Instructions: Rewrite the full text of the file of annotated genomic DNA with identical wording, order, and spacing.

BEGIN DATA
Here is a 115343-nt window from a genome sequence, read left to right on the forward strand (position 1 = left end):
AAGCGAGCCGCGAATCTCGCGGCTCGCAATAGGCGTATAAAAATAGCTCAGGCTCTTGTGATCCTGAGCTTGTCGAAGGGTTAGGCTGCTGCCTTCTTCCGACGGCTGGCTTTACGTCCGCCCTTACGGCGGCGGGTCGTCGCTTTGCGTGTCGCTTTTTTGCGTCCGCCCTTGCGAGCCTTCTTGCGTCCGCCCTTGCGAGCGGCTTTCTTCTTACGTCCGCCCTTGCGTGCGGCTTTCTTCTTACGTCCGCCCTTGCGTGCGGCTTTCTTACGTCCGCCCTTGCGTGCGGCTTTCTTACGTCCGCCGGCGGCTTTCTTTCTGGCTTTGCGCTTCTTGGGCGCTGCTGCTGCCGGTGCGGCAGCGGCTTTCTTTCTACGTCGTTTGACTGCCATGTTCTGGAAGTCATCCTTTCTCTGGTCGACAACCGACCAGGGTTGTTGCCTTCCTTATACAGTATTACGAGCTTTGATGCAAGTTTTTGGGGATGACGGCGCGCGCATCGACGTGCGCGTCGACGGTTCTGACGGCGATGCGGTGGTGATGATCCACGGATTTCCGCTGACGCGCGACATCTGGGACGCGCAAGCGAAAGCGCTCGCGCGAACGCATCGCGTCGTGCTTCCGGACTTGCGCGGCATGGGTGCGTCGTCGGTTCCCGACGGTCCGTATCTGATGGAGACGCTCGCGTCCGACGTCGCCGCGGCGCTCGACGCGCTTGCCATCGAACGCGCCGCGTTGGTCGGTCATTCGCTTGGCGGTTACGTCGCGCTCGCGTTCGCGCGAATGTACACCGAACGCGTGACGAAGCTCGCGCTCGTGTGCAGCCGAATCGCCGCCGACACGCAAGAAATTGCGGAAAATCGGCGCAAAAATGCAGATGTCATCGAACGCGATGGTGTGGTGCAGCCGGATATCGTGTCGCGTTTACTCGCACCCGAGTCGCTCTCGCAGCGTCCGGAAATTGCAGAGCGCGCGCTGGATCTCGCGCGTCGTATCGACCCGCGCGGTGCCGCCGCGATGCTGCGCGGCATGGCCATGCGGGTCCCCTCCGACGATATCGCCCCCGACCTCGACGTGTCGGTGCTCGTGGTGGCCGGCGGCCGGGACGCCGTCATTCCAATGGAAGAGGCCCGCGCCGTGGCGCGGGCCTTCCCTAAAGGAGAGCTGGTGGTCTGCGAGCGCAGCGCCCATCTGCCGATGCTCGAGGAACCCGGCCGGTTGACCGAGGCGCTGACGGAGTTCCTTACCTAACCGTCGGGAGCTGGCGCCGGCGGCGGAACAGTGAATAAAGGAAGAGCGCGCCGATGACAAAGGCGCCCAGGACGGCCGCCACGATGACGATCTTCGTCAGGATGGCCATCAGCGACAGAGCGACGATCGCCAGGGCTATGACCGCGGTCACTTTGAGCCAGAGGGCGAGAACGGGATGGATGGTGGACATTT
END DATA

Here is a 115343-nt window from a genome sequence, read left to right on the forward strand (position 1 = left end):
AAGCGAGCCGCGAATCTCGCGGCTCGCAATAGGCGTATAAAAATAGCTCAGGCTCTTGTGATCCTGAGCTTGTCGAAGGGTTAGGCTGCTGCCTTCTTCCGACGGCTGGCTTTACGTCCGCCCTTACGGCGGCGGGTCGTCGCTTTGCGTGTCGCTTTTTTGCGTCCGCCCTTGCGAGCCTTCTTGCGTCCGCCCTTGCGAGCGGCTTTCTTCTTACGTCCGCCCTTGCGTGCGGCTTTCTTCTTACGTCCGCCCTTGCGTGCGGCTTTCTTACGTCCGCCCTTGCGTGCGGCTTTCTTACGTCCGCCGGCGGCTTTCTTTCTGGCTTTGCGCTTCTTGGGCGCTGCTGCTGCCGGTGCGGCAGCGGCTTTCTTTCTACGTCGTTTGACTGCCATGTTCTGGAAGTCATCCTTTCTCTGGTCGACAACCGACCAGGGTTGTTGCCTTCCTTATACAGTATTACGAGCTTTGATGCAAGTTTTTGGGGATGACGGCGCGCGCATCGACGTGCGCGTCGACGGTTCTGACGGCGATGCGGTGGTGATGATCCACGGATTTCCGCTGACGCGCGACATCTGGGACGCGCAAGCGAAAGCGCTCGCGCGAACGCATCGCGTCGTGCTTCCGGACTTGCGCGGCATGGGTGCGTCGTCGGTTCCCGACGGTCCGTATCTGATGGAGACGCTCGCGTCCGACGTCGCCGCGGCGCTCGACGCGCTTGCCATCGAACGCGCCGCGTTGGTCGGTCATTCGCTTGGCGGTTACGTCGCGCTCGCGTTCGCGCGAATGTACACCGAACGCGTGACGAAGCTCGCGCTCGTGTGCAGCCGAATCGCCGCCGACACGCAAGAAATTGCGGAAAATCGGCGCAAAAATGCAGATGTCATCGAACGCGATGGTGTGGTGCAGCCGGATATCGTGTCGCGTTTACTCGCACCCGAGTCGCTCTCGCAGCGTCCGGAAATTGCAGAGCGCGCGCTGGATCTCGCGCGTCGTATCGACCCGCGCGGTGCCGCCGCGATGCTGCGCGGCATGGCCATGCGGGTCCCCTCCGACGATATCGCCCCCGACCTCGACGTGTCGGTGCTCGTGGTGGCCGGCGGCCGGGACGCCGTCATTCCAATGGAAGAGGCCCGCGCCGTGGCGCGGGCCTTCCCTAAAGGAGAGCTGGTGGTCTGCGAGCGCAGCGCCCATCTGCCGATGCTCGAGGAACCCGGCCGGTTGACCGAGGCGCTGACGGAGTTCCTTACCTAACCGTCGGGAGCTGGCGCCGGCGGCGGAACAGTGAATAAAGGAAGAGCGCGCCGATGACAAAGGCGCCCAGGACGGCCGCCACGATGACGATCTTCGTCAGGATGGCCATCAGCGACAGAGCGACGATCGCCAGGGCTATGACCGCGGTCACTTTGAGCCAGAGGGCGAGAACGGGATGGATGGTGGACATTT